Those movies that get made are guaranteed the best ones, so just imagine the bad ones. (Laughs) You don’t want to know.
So that is something I was always bitching about, like why aren’t they making better things? But that option doesn’t exist, you have to come in and do it yourself. They are very eager and desperate for new talent and new ideas. That is something that really changed my perspective. No one tries to make bad stuff, good stuff is just so hard to find.
When writing The Evil Dead was it tough to decide what to homage and what you are trying to say with your film?
The whole process is tough. Writing a film is tough. If it was easy there would be awesome films every weekend. At the end of the day it was a challenge, but being a fan of the films I naturally wanted to bring so many things from the original films all of the time.
I think they were trying to stop me at some point from bringing so many things. But for me I thought it was important to have many different references to the original film.
How intense was the casting process and what were you looking for in the actors chosen?
It was a lot of fun, but really intense. Bruce Campbell was with me all the time, which was great, because he was intimidating to some of the actors when they would walk into the room. He would scare everybody when he would start talking about what it mean for an actor to make an Evil Dead film, which is a really tough thing, believe me.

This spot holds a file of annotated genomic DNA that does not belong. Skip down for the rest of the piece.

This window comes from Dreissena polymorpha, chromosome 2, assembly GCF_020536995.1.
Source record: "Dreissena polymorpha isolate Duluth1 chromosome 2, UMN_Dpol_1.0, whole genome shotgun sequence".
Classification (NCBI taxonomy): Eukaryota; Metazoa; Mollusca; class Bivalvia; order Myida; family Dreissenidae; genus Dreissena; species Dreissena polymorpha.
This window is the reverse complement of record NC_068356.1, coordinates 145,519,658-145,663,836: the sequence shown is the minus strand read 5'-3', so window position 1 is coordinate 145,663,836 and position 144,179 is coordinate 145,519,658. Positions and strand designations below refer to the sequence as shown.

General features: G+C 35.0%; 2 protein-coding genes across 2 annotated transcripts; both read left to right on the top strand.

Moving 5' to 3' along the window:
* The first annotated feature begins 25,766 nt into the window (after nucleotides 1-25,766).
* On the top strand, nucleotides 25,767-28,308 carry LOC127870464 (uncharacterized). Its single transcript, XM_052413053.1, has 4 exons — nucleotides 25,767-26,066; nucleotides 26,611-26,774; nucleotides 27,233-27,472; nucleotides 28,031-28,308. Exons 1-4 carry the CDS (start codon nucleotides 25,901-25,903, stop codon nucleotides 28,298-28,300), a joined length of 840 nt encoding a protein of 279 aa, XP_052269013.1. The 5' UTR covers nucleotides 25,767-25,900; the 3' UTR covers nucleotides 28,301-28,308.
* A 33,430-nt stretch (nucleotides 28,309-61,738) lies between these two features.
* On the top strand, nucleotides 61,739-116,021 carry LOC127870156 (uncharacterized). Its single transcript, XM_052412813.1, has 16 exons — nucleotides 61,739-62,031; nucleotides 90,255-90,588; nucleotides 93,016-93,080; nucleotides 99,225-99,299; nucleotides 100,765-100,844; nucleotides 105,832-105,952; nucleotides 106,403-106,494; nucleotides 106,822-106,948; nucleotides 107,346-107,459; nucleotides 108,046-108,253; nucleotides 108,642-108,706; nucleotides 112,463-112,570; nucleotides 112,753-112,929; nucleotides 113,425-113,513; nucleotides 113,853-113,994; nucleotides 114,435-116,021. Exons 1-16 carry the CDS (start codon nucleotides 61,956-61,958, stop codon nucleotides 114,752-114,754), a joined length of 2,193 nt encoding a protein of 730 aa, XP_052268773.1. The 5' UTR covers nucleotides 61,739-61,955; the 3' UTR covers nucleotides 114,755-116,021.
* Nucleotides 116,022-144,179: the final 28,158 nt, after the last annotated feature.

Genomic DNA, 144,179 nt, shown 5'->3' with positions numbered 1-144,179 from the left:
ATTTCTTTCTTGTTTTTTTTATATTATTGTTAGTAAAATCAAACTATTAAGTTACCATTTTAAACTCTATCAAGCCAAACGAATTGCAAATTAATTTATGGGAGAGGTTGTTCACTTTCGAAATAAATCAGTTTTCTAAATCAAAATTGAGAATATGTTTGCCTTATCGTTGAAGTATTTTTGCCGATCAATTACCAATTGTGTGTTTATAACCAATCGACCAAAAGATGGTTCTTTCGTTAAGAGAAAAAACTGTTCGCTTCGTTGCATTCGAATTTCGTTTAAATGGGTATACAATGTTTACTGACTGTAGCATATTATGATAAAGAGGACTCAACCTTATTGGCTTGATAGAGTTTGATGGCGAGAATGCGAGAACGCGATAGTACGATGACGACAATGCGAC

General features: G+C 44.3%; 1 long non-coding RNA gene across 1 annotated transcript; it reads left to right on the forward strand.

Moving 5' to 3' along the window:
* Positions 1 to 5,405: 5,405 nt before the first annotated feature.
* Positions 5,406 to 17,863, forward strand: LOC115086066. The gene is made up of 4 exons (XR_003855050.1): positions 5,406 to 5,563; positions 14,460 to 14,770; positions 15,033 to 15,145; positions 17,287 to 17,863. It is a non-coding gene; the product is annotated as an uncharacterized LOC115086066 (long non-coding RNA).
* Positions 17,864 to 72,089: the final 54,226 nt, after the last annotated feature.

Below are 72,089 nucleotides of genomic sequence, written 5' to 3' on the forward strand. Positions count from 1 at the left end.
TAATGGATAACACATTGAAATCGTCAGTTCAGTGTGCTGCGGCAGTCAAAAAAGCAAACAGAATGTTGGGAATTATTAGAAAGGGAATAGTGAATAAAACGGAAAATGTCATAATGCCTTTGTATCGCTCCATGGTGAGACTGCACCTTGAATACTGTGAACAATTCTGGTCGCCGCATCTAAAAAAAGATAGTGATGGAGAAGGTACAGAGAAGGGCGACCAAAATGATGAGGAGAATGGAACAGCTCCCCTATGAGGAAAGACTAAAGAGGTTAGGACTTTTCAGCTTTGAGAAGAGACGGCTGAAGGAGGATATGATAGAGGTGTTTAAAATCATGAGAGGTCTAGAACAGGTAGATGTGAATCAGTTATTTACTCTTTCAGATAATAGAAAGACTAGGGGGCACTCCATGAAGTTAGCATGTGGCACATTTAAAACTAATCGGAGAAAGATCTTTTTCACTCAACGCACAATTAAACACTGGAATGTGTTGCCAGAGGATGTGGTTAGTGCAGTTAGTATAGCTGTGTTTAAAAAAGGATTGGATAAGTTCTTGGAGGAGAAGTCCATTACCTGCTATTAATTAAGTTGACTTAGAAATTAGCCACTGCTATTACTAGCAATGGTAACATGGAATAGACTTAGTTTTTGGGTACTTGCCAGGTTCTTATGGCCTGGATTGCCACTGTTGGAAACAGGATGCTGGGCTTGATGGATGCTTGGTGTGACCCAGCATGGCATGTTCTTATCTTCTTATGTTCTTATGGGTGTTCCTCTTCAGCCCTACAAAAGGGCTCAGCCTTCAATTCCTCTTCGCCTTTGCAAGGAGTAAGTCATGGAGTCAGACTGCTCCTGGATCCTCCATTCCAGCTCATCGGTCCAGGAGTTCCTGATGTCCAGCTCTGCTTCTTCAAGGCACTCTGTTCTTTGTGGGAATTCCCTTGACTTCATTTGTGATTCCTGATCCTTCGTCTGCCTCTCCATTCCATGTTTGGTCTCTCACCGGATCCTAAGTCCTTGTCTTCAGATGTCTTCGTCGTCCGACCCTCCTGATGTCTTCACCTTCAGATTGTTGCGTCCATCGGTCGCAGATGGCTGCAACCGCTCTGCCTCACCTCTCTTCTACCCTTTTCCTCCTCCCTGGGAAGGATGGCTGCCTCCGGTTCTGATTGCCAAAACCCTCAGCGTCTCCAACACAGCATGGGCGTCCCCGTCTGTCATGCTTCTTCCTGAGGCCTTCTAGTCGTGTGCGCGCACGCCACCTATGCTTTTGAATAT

I wasn’t just looking for the best actors I could find, but the people who had the balls to do it. There are people in Hollywood you know could be great, but just aren’t up to the challenge.
Finally, I really saw this film as more of a sequel than simply a remake, was that at all intentional?
Yeah, I didn’t want this film to override anything that was done before and take the place of the original Evil Dead in the mythology at all. We were very careful not to do anything in this film that would contradict the original film.
In my mind, I don’t want to geek out about this too much, but the first film is one thing and the second and third is another film. Because it kind of rebooted, it’s not about Ash with his friends, its about Ash with his girlfriend on this romantic getaway; which is completely different from going with your friends.
Then he plays the tape and she turns and there are all these other characters that come in, so its quite different story. If you watch it again you will realize it’s completely different. Then he goes to medieval times and comes back, at least in the theatrical version.
But in the first film everyone dies. Ash is coming out of the house and the camera runs to him and he screams, so he never left the cabin and the car is still there. So in a way you can take this film as 30 years later and new characters show up. Maybe someone bought the cabin at some point, and the car was always there and that is why the book was there and found it’s way back to the cabin again.
But it’s definitely crafted that way, in a way it is definitely a retelling and you have so many coincidences if you compare their story with the original. But the book is involved so it would have created that situation in a way.